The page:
You wear a cute seal hoodie while you get warm. Also probably a shower.
Want to know more about the seals?
These particular seals are known as “Cape Fur” seals. They hang out in Duniker island in Houts bay because:
Island is not connected to the land, so humans are not bothering them too much
There is plenty of food. They like Mantis Shrimp
They ocean has good temperature
Sharks (pretty common predator in South Africa) stay away from Houts Bay.
Remote Work is awesome. It is no doubt, the future of employment and for a good reason:
It can solve environmental problems
It opens up the access to suitable jobs for the people outside of a bigger city
It’s just better for the human soul to avoid the trenches of office buildings all day, every day.
But it has downsides as well.
Ryan Hoover from Product Hunt has recently asked about Remote work problems and loneliness came up #1
It gets… lonely.
In my previous corporate life, I was working in an Open Space at Samsung Poland. The company was voted 3rd best employer five years in a row, and the office had everything that a millennial fresh-out-of-college developer could want. We had fresh fruit, great coffee, slick building with state of the art technology, beautiful view from the window…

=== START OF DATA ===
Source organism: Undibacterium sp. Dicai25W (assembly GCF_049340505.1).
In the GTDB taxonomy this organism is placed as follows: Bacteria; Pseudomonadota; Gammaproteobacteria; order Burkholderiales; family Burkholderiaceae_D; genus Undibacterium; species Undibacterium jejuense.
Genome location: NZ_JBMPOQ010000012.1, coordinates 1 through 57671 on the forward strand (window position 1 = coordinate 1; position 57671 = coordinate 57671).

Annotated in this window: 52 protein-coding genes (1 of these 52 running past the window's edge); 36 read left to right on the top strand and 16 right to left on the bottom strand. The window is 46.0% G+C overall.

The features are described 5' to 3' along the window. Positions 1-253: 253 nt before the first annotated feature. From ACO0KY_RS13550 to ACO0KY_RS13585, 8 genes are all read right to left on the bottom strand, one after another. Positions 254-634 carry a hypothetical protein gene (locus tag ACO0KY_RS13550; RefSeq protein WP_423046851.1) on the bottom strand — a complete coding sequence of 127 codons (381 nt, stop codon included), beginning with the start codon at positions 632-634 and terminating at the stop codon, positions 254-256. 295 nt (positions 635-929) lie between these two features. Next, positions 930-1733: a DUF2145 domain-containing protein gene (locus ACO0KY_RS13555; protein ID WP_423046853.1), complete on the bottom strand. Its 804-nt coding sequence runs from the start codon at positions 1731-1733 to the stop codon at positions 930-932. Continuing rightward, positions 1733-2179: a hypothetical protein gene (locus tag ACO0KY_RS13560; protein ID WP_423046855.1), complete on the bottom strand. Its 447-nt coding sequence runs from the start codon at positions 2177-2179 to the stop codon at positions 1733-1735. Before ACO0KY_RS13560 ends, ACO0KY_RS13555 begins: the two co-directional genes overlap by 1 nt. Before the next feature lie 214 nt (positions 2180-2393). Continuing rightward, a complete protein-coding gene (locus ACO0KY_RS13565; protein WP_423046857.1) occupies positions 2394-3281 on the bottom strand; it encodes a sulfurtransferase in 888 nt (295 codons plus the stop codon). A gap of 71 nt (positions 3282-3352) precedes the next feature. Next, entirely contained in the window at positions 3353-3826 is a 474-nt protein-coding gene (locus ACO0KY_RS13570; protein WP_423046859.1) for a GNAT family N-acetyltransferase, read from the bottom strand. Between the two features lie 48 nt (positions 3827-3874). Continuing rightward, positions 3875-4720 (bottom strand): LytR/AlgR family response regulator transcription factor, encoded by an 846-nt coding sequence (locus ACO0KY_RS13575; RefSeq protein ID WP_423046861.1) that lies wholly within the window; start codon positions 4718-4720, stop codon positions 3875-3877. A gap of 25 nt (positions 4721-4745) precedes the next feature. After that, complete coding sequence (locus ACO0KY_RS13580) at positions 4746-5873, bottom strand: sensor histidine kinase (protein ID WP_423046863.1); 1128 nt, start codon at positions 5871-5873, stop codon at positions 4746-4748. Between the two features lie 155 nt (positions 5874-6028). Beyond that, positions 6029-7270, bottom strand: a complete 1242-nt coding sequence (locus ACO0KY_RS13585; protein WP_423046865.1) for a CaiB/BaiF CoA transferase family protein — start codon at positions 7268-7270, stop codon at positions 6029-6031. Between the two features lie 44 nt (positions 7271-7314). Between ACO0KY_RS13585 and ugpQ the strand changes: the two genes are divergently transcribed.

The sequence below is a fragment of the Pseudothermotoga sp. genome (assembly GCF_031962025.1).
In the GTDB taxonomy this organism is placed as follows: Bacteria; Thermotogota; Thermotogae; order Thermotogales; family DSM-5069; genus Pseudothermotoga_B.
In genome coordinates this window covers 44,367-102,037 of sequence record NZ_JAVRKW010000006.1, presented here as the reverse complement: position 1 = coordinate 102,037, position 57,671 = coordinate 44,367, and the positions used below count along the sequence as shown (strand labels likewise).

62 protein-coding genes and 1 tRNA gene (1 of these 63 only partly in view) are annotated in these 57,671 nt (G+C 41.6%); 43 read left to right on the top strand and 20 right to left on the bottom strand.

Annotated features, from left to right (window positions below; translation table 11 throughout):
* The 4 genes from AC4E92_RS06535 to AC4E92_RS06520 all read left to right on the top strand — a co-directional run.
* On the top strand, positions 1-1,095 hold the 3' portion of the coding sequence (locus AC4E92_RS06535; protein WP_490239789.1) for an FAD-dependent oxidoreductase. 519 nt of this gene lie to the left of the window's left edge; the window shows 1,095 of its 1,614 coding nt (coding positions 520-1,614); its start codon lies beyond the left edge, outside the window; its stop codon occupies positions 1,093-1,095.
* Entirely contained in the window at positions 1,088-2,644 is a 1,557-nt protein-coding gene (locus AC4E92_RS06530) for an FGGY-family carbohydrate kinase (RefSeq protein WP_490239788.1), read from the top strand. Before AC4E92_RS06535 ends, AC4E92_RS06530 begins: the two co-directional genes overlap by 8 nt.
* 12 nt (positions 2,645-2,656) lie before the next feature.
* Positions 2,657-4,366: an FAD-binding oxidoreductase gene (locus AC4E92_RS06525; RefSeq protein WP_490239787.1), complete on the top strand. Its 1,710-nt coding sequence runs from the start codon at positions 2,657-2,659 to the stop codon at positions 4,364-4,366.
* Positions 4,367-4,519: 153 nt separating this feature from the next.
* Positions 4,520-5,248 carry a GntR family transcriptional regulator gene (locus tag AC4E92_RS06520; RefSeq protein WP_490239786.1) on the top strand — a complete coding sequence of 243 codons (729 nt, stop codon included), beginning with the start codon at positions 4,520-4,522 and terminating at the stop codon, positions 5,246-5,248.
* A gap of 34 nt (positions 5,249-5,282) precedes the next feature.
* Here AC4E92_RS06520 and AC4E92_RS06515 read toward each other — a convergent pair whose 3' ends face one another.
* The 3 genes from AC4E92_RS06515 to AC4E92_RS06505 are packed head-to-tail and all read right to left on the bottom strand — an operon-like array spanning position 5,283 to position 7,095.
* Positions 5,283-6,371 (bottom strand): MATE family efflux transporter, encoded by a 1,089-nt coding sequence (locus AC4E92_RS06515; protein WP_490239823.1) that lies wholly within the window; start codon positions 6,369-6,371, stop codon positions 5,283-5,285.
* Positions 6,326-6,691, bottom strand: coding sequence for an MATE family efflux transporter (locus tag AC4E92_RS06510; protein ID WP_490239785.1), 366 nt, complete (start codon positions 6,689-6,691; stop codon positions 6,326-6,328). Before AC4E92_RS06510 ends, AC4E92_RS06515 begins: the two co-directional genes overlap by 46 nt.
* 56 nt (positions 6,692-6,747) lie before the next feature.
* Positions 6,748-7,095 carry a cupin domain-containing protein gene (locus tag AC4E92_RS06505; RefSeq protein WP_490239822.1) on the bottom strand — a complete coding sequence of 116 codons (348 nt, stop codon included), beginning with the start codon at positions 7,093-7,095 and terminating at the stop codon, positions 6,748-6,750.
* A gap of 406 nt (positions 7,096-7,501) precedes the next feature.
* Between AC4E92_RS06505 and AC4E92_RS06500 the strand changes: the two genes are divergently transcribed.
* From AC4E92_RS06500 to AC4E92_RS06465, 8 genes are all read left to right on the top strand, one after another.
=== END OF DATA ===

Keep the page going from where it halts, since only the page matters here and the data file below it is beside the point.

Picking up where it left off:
In some ways, the modern office is a bit of an extension of college life. The scenery changes a bit, but you hop on from the student life to corporate existence without skipping a beat.
Most tasks in the corporate world are not that urgent or even necessary to perform, so we defer to our primal instincts: keeping up the relationships.
In our past, this served us exceptionally well. In case of a cheetah attack, people helped you if they liked you, so making them like you was vital.
The chance of a surprise cheetah attack in a Samsung office is very slim. There are Cheetos aplenty though. But our biology did not adapt. Keeping thriving relationships is not only the default, but it is also proven to be healthy both emotionally AND physically.
The gains people derived from face-to-face socializing endured even years later. The findings were published online in the Journal of the American Geriatrics Society.
But in this brave new world of Remote work, there is no office and no colleagues to socialize with.
There is no daily chit-chat by the coffee machine, no banter on the Open Space and no scooter race in the hallway. That may be the best for productivity, but the silence is deafening at times. Sure, we have Slack and memes and calls and all sorts of social glue that lets us keep sane, but we are a human and we need other humans.